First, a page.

Monday, September 2, 2013

Understanding Facebook Spam

Check you’re e-mail and you’re likely to find a few spam messages. We’ve come to expect it and when the spam filters let some of it through, most of us hit the delete button and away it goes. Or maybe we don’t read our e-mail at all because most of it is stuff we don’t want to see. Many of us communicate more through Facebook than we do through e-mail. Unfortunately, Facebook has its own problem with spam. Worse, many of us perpetuate it without realizing what we are doing. Let’s take a look at how Facebook spam works.

Troll Linking

One of the most obvious forms of spam is the work of trolls and can result in click-through profits for the troll. It works like this: first, the troll finds a Facebook page that has several thousand followers. He then adds a comment to the page along the lines of “That’s interesting, but you should check out” The people curious enough to follow the link will be taken to a site advertising some product and the person who placed the link will be credited with redirecting traffic to that site.

Everyone Needs to See This

Some Facebook spammers are able convince unsuspecting users to do their dirty work. Instead of directly posting the link on a Facebook page, theses spammers rely on chain sharing. A classic version of this is that the spammer will post a picture of a child with a disfigured face. A recent version of this stated, “This child has skin cancer!!!! FB decided 2 give 1 dollar per every share Ur one share can save his life please dOnt ignore…..” The reason I saw it was because one of my friends had shared it with the statement, “Just in case this is true.”

That’s the reason this type of spam works. People recognize the power of social media and don’t want to be the break in the chain, “just in case this is true.” They don’t want to be the one who doesn’t help a child with cancer. If someone posts, “I found a camera with this picture on it, share to help me find the owner,” they don’t want to be the person who doesn’t help. If someone posts, “97% of Facebook users won’t repost this. Jesus is Lord,” they don’t want to be seen as a heathen for not reposting it.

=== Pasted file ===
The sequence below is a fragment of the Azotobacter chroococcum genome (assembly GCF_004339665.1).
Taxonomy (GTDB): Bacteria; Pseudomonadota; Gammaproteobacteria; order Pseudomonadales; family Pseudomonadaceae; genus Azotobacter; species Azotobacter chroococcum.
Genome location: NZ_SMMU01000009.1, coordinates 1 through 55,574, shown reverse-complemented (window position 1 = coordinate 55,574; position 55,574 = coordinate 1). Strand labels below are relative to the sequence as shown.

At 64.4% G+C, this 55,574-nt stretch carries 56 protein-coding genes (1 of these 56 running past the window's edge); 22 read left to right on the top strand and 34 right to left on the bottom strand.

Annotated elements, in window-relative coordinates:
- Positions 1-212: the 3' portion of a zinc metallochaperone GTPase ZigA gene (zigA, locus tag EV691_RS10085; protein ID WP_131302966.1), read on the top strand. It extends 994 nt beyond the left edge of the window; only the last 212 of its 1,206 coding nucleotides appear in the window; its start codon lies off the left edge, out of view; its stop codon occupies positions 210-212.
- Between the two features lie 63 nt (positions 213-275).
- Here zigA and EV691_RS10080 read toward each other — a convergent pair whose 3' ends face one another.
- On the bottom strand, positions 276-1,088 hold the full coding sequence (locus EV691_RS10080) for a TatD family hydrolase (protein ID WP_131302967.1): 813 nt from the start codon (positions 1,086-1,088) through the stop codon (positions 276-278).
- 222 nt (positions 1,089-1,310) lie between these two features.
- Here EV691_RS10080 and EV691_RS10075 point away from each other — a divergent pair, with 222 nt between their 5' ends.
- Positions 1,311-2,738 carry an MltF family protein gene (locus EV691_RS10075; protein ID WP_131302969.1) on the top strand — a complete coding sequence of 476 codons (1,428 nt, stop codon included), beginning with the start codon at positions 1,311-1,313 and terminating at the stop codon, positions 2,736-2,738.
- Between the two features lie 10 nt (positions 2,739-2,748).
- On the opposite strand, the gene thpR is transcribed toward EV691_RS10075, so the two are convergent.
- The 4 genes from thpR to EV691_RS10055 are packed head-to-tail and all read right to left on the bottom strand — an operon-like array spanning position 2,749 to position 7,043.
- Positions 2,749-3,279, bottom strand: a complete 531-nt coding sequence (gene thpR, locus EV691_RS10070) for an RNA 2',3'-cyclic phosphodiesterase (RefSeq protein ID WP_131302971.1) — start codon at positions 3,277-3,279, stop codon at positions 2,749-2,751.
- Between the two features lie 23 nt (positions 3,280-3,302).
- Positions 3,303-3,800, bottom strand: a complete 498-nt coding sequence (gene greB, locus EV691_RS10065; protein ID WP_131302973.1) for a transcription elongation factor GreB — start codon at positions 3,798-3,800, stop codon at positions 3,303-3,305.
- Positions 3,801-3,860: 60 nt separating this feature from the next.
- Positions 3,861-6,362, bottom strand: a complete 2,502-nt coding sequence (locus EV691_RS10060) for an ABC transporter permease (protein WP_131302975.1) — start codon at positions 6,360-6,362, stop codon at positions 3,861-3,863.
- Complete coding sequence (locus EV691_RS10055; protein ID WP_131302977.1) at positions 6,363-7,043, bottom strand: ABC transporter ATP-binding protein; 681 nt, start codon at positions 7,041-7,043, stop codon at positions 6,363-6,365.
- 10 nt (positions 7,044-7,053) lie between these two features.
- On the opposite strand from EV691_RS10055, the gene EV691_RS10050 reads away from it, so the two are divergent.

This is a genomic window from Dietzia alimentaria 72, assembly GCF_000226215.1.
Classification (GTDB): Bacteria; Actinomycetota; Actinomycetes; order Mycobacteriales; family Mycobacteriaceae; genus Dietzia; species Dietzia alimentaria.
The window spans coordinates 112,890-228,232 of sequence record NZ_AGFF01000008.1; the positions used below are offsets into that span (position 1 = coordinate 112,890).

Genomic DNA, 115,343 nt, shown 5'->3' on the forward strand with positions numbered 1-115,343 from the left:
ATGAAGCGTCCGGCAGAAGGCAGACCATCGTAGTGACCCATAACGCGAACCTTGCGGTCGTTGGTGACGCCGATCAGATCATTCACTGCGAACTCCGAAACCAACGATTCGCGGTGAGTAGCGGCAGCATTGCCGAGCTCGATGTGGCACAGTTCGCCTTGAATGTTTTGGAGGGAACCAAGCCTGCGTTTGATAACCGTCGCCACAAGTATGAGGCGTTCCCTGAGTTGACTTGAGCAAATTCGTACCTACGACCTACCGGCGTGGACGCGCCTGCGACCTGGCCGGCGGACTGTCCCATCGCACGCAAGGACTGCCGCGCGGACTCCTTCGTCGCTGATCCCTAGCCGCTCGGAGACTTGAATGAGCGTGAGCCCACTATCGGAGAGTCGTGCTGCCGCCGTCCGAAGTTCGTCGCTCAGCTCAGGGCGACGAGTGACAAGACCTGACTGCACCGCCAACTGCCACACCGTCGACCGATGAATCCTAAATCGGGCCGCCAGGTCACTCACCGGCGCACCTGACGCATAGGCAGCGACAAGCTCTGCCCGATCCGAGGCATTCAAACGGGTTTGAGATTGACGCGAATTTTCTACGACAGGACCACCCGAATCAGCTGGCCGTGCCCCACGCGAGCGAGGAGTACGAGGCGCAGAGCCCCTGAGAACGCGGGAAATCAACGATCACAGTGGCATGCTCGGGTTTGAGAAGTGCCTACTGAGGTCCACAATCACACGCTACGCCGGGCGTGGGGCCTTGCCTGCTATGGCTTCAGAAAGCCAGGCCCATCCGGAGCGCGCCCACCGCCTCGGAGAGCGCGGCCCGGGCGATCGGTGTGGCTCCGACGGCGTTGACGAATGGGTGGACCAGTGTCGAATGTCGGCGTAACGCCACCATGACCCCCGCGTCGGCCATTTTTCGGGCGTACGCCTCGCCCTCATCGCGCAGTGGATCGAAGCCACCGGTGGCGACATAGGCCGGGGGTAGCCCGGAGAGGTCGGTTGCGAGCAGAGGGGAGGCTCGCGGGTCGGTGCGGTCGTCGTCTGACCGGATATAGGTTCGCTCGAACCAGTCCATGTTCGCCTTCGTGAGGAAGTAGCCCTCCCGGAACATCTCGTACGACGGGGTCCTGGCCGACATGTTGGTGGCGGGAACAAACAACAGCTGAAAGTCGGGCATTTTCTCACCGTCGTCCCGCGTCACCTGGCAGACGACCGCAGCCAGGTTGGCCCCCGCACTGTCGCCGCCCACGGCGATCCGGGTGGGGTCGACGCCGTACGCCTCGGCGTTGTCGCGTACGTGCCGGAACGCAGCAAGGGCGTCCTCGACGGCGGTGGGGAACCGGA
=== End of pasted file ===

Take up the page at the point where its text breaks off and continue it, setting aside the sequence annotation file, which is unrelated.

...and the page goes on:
What’s really going on here is that the person who originally posted these things is trying to drive traffic to their corner of Facebook. In some cases, they are just trying to see the numbers rise. In other cases, they are hoping to gain likes that they can use to push their product at a later time.


For a long time, people have noticed misspellings and grammatical errors in spam of all kinds, including Facebook spam, such as in the example above. Some people have attributed it to foreigners generating the spam. While that is a possible reason, it is much more likely that the people generating the spam speak fluent English. Some may have a college degree. Many times, the misspellings are intentional. If you notice in the example, “Ur” is used to replace “your” not “you are.” And “dOnt" is used to replace “don’t.” Only a person fluent in English would think to make these substitutions.

The reason spammers make substitutions like this is to get around spam filters. If the spam filter is looking for “your one share” then it might not pick up on “Ur one share.” If it is looking for “please don’t ignore,” then it might not pick up on “please dOnt ignore.”

How to Avoid Sharing Spam

First, consider the value of the information. Is this something your friends would want to see? If you see a funny picture or video and want your friends to see it, there isn’t much harm in sharing it. But if the main reason for sharing it is to encourage your friends to pass it along, then maybe you shouldn’t.

Second, consider the accuracy of the information. Can you find evidence to back it up? Does it make sense? Why, for example, would Facebook agree to pay money for the number of times a photo is shared?

Third, consider the source. Was the original information posted by someone you know and trust or is it coming from a page you can’t associate with anyone you know?